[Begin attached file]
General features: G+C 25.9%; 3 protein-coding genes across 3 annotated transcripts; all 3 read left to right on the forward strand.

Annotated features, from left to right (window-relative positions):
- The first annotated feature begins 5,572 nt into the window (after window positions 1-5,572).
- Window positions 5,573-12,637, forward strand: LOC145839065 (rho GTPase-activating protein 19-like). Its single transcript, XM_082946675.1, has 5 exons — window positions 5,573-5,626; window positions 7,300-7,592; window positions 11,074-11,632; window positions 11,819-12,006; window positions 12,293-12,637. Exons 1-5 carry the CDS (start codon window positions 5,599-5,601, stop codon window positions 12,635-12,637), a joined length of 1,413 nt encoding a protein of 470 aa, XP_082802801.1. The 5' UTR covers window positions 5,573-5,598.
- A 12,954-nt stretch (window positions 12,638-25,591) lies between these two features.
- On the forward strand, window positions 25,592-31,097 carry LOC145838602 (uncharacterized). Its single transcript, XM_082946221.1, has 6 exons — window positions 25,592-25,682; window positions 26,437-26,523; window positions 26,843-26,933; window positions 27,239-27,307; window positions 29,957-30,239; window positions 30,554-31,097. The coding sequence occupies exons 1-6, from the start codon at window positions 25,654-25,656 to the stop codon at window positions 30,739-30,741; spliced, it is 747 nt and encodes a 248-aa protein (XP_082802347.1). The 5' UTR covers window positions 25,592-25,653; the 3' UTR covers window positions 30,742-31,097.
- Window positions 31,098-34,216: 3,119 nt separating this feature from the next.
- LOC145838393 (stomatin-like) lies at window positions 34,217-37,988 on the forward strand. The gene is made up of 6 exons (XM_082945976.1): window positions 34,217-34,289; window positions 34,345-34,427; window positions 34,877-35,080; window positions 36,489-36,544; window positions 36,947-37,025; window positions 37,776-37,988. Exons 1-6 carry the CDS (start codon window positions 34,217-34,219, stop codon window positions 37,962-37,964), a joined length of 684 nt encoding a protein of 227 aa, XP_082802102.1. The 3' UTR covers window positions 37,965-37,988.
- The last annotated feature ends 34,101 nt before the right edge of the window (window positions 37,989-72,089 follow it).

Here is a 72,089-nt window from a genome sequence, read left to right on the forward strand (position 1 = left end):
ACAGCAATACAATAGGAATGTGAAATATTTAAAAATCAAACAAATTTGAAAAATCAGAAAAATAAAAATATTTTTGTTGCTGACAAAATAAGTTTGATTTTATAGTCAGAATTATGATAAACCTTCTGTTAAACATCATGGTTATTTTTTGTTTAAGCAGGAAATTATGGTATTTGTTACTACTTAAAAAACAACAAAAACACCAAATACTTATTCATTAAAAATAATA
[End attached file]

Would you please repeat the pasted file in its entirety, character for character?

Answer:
General features: G+C 25.9%; 3 protein-coding genes across 3 annotated transcripts; all 3 read left to right on the forward strand.

Annotated features, from left to right (window-relative positions):
- The first annotated feature begins 5,572 nt into the window (after window positions 1-5,572).
- Window positions 5,573-12,637, forward strand: LOC145839065 (rho GTPase-activating protein 19-like). Its single transcript, XM_082946675.1, has 5 exons — window positions 5,573-5,626; window positions 7,300-7,592; window positions 11,074-11,632; window positions 11,819-12,006; window positions 12,293-12,637. Exons 1-5 carry the CDS (start codon window positions 5,599-5,601, stop codon window positions 12,635-12,637), a joined length of 1,413 nt encoding a protein of 470 aa, XP_082802801.1. The 5' UTR covers window positions 5,573-5,598.
- A 12,954-nt stretch (window positions 12,638-25,591) lies between these two features.
- On the forward strand, window positions 25,592-31,097 carry LOC145838602 (uncharacterized). Its single transcript, XM_082946221.1, has 6 exons — window positions 25,592-25,682; window positions 26,437-26,523; window positions 26,843-26,933; window positions 27,239-27,307; window positions 29,957-30,239; window positions 30,554-31,097. The coding sequence occupies exons 1-6, from the start codon at window positions 25,654-25,656 to the stop codon at window positions 30,739-30,741; spliced, it is 747 nt and encodes a 248-aa protein (XP_082802347.1). The 5' UTR covers window positions 25,592-25,653; the 3' UTR covers window positions 30,742-31,097.
- Window positions 31,098-34,216: 3,119 nt separating this feature from the next.
- LOC145838393 (stomatin-like) lies at window positions 34,217-37,988 on the forward strand. The gene is made up of 6 exons (XM_082945976.1): window positions 34,217-34,289; window positions 34,345-34,427; window positions 34,877-35,080; window positions 36,489-36,544; window positions 36,947-37,025; window positions 37,776-37,988. Exons 1-6 carry the CDS (start codon window positions 34,217-34,219, stop codon window positions 37,962-37,964), a joined length of 684 nt encoding a protein of 227 aa, XP_082802102.1. The 3' UTR covers window positions 37,965-37,988.
- The last annotated feature ends 34,101 nt before the right edge of the window (window positions 37,989-72,089 follow it).

Here is a 72,089-nt window from a genome sequence, read left to right on the forward strand (position 1 = left end):
ACAGCAATACAATAGGAATGTGAAATATTTAAAAATCAAACAAATTTGAAAAATCAGAAAAATAAAAATATTTTTGTTGCTGACAAAATAAGTTTGATTTTATAGTCAGAATTATGATAAACCTTCTGTTAAACATCATGGTTATTTTTTGTTTAAGCAGGAAATTATGGTATTTGTTACTACTTAAAAAACAACAAAAACACCAAATACTTATTCATTAAAAATAATA